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Evolutionary Steps of Ecophysiological Adaptation and Diversification of Ruminants: A Comparative View of Their Digestive System

R. R. Hofmann
Oecologia
Vol. 78, No. 4 (1989), pp. 443-457
Published by: Springer in cooperation with International Association for Ecology
Stable URL: http://www.jstor.org/stable/4218890
Page Count: 15
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Evolutionary Steps of Ecophysiological Adaptation and Diversification of Ruminants: A Comparative View of Their Digestive System
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Abstract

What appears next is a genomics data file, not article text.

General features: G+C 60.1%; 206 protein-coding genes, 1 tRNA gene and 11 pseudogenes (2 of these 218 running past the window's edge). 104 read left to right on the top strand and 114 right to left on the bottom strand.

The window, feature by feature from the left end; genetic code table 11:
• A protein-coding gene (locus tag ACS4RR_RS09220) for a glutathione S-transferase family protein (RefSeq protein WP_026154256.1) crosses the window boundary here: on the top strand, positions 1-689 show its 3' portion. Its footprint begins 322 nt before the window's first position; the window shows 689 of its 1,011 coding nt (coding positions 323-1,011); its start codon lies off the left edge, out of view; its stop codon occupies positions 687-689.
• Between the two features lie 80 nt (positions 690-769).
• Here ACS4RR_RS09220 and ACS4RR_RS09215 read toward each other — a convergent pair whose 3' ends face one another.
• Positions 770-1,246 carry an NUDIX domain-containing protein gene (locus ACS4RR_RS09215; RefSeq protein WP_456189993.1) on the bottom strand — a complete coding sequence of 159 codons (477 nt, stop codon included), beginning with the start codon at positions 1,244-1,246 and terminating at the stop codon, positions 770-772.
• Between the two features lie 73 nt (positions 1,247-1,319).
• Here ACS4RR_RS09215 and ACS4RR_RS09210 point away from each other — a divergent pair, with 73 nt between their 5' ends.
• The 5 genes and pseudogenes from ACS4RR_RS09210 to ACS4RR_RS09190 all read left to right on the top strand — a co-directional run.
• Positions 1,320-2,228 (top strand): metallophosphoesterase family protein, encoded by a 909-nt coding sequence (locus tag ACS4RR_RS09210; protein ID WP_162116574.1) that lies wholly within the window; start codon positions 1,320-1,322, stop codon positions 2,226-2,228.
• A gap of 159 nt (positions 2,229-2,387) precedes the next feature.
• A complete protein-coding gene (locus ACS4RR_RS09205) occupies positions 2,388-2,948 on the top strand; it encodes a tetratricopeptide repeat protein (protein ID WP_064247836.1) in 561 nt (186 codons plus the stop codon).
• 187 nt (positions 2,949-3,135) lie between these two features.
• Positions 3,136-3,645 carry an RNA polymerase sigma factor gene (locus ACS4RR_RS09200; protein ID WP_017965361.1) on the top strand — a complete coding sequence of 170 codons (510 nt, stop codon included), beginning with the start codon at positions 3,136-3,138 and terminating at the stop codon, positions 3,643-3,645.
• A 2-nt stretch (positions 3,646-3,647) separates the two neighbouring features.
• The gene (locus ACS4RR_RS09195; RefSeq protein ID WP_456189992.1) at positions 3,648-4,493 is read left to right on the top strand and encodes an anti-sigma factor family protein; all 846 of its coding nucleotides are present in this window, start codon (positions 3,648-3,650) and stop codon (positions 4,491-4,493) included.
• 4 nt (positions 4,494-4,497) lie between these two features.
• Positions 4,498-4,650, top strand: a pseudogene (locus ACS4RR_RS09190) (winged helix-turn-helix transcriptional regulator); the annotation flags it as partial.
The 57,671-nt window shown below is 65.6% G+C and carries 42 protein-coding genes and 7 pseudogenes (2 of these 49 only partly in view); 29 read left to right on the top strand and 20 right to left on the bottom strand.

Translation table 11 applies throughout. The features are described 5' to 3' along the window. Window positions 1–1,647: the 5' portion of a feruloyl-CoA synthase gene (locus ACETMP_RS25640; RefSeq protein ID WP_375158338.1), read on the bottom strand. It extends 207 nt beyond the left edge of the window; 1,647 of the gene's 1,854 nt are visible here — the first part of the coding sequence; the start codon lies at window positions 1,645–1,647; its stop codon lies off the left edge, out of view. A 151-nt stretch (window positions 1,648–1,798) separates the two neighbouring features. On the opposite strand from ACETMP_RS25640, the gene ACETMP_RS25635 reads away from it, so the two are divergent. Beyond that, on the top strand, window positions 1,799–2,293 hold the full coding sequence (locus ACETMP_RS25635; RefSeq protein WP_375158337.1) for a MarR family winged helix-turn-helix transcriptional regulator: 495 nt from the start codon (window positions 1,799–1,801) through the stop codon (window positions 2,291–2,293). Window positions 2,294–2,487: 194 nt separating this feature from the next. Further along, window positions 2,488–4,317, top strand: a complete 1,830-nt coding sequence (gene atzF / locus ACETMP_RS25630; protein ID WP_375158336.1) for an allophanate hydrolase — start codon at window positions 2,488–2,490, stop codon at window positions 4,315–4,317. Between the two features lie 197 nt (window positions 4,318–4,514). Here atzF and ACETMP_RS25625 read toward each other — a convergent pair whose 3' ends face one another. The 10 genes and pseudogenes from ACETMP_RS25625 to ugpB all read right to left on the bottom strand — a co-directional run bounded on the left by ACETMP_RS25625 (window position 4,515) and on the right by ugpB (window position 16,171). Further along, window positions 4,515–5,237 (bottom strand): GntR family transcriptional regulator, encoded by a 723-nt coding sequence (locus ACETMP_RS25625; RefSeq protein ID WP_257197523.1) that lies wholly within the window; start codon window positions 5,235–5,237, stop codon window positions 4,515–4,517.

A review is made of the ruminant digestive system in its morphophysiological variations and adaptations relating to foraging behaviour, digestive physiology, to interactions between plants and ruminants and to geographic and climatic diversity of ruminants' ecological niches. Evidence is provided for evolutionary trends from an extreme selectivity mainly for plant cell contents and dependence upon a fractionated fore- and hindgut fermentation, to an unselective intake of bulk roughage subjected to an efficient plant cell wall fermentation, mainly in the forestomachs. The review is based on detailed comparative morphological studies of all portions of the digestive system of 65 ruminant species from four continents. Their results are related to physiological evidence and to the classification of all extant ruminants into a flexible system of three overlapping morphophysiological feeding types: concentrate selectors (40%), grass and roughage eaters (25%) and intermediate, opportunistic, mixed feeders (35%). Several examples are discussed how ruminants of different feeding types are gaining ecological advantage and it is concluded that ruminants have achieved high levels of digestive efficiency at each evolutionary stage, (including well-documented seasonal adaptations of the digestive system) and that ruminant evolution is still going on. Deductions made from the few domesticated ruminant species may have, in the past, biased scientific evaluation of the free-ranging species' ecology. The main threat to a continuous ruminant evolution and diversity appears to be man's neglect for essential ecological interactions between wild ruminants and their specific habitats, which he alters or destroys.

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